The Pacific Coast Hockey Association (PCHA) was a professional men's ice hockey league in western Canada, which operated from 1911 to 1924 when it then merged with the Western Canada Hockey League (WCHL). The PCHA was considered to be a 'major' league of ice hockey.
The league was started by the Patrick family, professional hockey players from Montreal, building new arenas in Vancouver and Victoria, British Columbia. After a few years of play, the league was accepted by the Stanley Cup trustees as being of a high enough standard that teams from its league were accepted for Stanley Cup challenges. Starting in 1915, the league entered into an agreement where the Stanley Cup was to be contested between the National Hockey Association and the PCHA after the regular seasons were finished. The league struggled to make money, and various teams moved into different cities in an attempt to be successful financially. Eventually, the league, to survive, merged with the WCHL in 1924.
History[edit | edit source]
The PCHA was founded on December 7, 1911 by Frank Patrick and Lester Patrick, brothers who were star hockey players in Quebec and Ontario. In the off-season they helped their father run a lumber business in British Columbia.
The league began with three teams: the New Westminster Royals, the Victoria Aristocrats, and the Vancouver Millionaires, which played in the flagship Vancouver Arena with a seating capacity of 10,500. The league owned all the teams and held all the player contracts, and played under the seven-man rules that had been abandoned in the National Hockey Association. Frank Patrick managed and played for the Vancouver team, while Lester Patrick managed and played in Victoria. The Patricks raided the NHA for players, although with only three teams and no substitutes, the entire league only had 23 players under contract (including two reserves in case of injury). In 1912, the PCHA signed Cyclone Taylor, a marquee name whose arrival was a hit with west coast fans.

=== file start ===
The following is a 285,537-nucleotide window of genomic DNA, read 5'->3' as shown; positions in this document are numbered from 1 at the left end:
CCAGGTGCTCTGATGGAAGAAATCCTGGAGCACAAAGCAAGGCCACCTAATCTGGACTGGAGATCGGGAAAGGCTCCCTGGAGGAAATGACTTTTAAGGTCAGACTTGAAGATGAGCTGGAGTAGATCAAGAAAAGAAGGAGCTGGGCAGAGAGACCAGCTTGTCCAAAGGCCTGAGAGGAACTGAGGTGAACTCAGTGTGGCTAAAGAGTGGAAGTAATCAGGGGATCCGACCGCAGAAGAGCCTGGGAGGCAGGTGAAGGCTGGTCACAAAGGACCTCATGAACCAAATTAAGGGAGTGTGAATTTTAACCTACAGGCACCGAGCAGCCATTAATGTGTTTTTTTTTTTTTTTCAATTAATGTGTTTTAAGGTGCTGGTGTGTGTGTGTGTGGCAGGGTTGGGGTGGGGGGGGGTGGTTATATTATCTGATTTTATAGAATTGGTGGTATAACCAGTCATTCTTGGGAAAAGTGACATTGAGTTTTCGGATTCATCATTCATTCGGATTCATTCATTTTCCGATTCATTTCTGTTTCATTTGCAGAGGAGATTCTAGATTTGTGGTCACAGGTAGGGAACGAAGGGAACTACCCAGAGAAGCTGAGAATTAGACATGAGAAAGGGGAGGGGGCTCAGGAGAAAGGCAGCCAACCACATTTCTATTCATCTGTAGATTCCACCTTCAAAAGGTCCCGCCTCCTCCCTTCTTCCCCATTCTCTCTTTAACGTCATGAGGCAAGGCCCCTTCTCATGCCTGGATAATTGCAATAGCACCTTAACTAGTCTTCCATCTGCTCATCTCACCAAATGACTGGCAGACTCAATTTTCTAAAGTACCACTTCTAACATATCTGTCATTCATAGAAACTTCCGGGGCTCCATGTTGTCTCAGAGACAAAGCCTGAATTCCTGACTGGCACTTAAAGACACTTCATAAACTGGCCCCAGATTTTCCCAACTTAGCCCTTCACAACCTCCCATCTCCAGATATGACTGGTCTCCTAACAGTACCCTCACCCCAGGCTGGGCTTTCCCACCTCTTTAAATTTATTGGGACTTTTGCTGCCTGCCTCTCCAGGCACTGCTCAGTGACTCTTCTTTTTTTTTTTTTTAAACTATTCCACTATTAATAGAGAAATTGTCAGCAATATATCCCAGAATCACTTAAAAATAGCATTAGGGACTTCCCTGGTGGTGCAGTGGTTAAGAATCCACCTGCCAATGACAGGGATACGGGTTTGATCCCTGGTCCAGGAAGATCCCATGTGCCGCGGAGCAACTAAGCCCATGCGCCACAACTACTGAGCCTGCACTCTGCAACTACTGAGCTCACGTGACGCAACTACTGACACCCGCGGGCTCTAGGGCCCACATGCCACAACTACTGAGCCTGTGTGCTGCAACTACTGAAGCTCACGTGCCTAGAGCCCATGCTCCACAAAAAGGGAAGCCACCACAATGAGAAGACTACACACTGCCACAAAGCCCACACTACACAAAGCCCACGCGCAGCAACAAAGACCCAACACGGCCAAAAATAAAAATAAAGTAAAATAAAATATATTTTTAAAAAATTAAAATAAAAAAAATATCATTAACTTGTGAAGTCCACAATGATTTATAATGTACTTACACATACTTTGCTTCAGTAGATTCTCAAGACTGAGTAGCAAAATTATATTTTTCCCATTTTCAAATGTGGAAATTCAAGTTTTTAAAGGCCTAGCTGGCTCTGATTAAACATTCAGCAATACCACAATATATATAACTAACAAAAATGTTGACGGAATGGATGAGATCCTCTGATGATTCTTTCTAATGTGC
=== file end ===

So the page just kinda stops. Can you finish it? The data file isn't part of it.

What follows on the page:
The league did not challenge for the Stanley Cup the first year. In 1913, the PCHA and the NHA came to an agreement where the champions of each league would face each other for the Stanley Cup. The leagues also agreed to recognize each other's player suspensions and reserve clauses. In the 1914-15 season, Vancouver defeated the Ottawa Senators in a best-of-five series to become the PCHA's first Stanley Cup champions.
The league expanded into the United States in 1914 (Portland, Oregon) and again in 1915 (Seattle, Washington). In 1916, the Portland Rosebuds became the first American team to play for the Stanley Cup and the following year the Seattle Metropolitans became the first American team to win the Cup—forever changing the mandate of the Cup, which had initially been to recognize the top hockey club in Canada.
Relations with the NHA turned sour in 1915, with the Patricks accusing the league of reneging on their agreement. In retaliation, the PCHA again went on a raid for NHA players, particularly ones with the Toronto Blueshirts. Five players from Toronto became the core of the new Seattle team.
In 1918, the PCHA introduced playoffs for the first time. Until that year, the team with the best record over the season had been declared the champion and challenged for the Stanley Cup. With the creation of playoffs, it was the winner in the post-season who would be league champion.
In 1921, the Western Canada Hockey League, another western major league of hockey, was formed, and the Stanley Cup playoffs was modified to include teams from the WCHL. The following two years, which would turn out to be the last two years of the PCHA, the league played interleague games with the WCHL. In the last year of the PCHA, all three remaining teams finished with losing records.